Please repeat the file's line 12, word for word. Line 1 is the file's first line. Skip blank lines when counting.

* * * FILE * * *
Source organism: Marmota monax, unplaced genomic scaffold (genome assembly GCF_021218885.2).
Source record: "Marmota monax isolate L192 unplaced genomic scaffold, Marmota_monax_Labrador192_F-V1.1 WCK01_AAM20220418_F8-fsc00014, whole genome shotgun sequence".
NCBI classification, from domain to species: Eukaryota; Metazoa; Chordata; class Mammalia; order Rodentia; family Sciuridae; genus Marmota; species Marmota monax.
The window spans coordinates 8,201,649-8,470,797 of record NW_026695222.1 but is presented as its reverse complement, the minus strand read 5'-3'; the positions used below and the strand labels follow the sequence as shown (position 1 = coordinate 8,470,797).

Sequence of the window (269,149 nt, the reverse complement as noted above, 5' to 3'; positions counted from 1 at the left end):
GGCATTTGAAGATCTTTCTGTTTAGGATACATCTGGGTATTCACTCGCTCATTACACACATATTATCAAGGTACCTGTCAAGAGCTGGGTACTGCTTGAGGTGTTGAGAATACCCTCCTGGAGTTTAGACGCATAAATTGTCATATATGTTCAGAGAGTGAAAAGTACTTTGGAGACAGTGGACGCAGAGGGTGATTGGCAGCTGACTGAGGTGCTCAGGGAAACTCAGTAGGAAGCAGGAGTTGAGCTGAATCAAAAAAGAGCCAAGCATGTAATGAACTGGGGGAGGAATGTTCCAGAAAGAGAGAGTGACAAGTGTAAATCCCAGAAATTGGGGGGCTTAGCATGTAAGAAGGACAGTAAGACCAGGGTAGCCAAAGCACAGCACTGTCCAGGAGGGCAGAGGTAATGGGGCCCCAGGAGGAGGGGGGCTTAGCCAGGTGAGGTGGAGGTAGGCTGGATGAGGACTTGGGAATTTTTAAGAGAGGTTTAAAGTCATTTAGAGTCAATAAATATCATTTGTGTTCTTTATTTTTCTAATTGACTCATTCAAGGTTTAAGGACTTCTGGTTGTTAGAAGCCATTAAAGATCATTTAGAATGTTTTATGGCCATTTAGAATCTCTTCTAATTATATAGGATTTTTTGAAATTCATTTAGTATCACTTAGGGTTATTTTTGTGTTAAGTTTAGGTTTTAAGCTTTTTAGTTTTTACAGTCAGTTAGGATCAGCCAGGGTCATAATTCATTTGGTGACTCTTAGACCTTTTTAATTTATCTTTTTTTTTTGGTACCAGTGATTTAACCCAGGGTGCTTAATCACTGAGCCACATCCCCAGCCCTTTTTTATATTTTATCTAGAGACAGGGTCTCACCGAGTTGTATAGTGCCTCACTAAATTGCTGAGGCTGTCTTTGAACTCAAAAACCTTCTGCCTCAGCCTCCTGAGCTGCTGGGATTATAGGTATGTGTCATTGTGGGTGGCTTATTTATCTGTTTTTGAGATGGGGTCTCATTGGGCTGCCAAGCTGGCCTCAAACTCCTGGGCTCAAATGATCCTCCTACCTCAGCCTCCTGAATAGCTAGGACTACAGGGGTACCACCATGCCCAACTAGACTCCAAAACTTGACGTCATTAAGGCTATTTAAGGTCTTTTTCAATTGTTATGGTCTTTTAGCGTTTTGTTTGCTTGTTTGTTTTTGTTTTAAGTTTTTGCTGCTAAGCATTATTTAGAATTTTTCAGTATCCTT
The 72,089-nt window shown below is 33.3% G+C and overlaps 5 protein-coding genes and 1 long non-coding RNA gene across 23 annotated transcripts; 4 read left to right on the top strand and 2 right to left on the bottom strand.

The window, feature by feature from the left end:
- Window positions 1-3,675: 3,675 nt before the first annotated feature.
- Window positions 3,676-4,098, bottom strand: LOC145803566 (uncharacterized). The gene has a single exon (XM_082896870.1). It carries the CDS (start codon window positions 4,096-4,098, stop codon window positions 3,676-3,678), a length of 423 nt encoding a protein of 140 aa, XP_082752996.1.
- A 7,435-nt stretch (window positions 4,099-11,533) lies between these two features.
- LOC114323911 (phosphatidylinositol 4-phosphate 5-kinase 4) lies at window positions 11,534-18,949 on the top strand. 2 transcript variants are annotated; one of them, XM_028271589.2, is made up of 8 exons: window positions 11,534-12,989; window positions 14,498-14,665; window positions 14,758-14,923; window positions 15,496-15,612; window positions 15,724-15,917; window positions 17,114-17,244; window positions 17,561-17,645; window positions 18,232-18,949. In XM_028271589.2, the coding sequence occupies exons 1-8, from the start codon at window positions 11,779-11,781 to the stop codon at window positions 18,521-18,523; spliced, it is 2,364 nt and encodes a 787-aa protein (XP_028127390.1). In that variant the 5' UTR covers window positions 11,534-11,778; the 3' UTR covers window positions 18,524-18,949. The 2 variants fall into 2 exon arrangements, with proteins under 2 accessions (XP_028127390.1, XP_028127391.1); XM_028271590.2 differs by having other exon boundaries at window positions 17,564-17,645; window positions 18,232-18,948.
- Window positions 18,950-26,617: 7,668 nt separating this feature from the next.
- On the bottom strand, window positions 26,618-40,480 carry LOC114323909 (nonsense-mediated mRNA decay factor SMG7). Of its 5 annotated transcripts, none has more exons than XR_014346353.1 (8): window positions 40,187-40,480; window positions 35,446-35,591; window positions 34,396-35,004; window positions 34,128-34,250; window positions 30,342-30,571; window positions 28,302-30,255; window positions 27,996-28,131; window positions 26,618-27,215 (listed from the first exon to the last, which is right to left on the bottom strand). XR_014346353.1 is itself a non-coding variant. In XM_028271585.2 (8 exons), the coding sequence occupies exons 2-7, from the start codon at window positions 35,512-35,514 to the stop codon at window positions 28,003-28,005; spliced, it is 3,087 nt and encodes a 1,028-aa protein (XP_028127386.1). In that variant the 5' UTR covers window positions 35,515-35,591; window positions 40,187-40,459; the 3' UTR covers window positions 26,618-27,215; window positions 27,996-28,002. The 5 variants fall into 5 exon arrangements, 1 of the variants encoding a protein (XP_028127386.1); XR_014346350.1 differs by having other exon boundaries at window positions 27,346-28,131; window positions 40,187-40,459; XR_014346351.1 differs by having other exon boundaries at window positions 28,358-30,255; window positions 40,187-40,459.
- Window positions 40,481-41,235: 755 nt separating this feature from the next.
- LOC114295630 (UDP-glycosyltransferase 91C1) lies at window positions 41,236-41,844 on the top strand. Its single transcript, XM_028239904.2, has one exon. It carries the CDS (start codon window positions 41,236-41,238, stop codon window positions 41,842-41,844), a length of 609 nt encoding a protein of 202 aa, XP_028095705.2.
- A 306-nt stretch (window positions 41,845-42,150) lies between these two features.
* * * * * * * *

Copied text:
- LOC114323911 (phosphatidylinositol 4-phosphate 5-kinase 4) lies at window positions 11,534-18,949 on the top strand. 2 transcript variants are annotated; one of them, XM_028271589.2, is made up of 8 exons: window positions 11,534-12,989; window positions 14,498-14,665; window positions 14,758-14,923; window positions 15,496-15,612; window positions 15,724-15,917; window positions 17,114-17,244; window positions 17,561-17,645; window positions 18,232-18,949. In XM_028271589.2, the coding sequence occupies exons 1-8, from the start codon at window positions 11,779-11,781 to the stop codon at window positions 18,521-18,523; spliced, it is 2,364 nt and encodes a 787-aa protein (XP_028127390.1). In that variant the 5' UTR covers window positions 11,534-11,778; the 3' UTR covers window positions 18,524-18,949. The 2 variants fall into 2 exon arrangements, with proteins under 2 accessions (XP_028127390.1, XP_028127391.1); XM_028271590.2 differs by having other exon boundaries at window positions 17,564-17,645; window positions 18,232-18,948.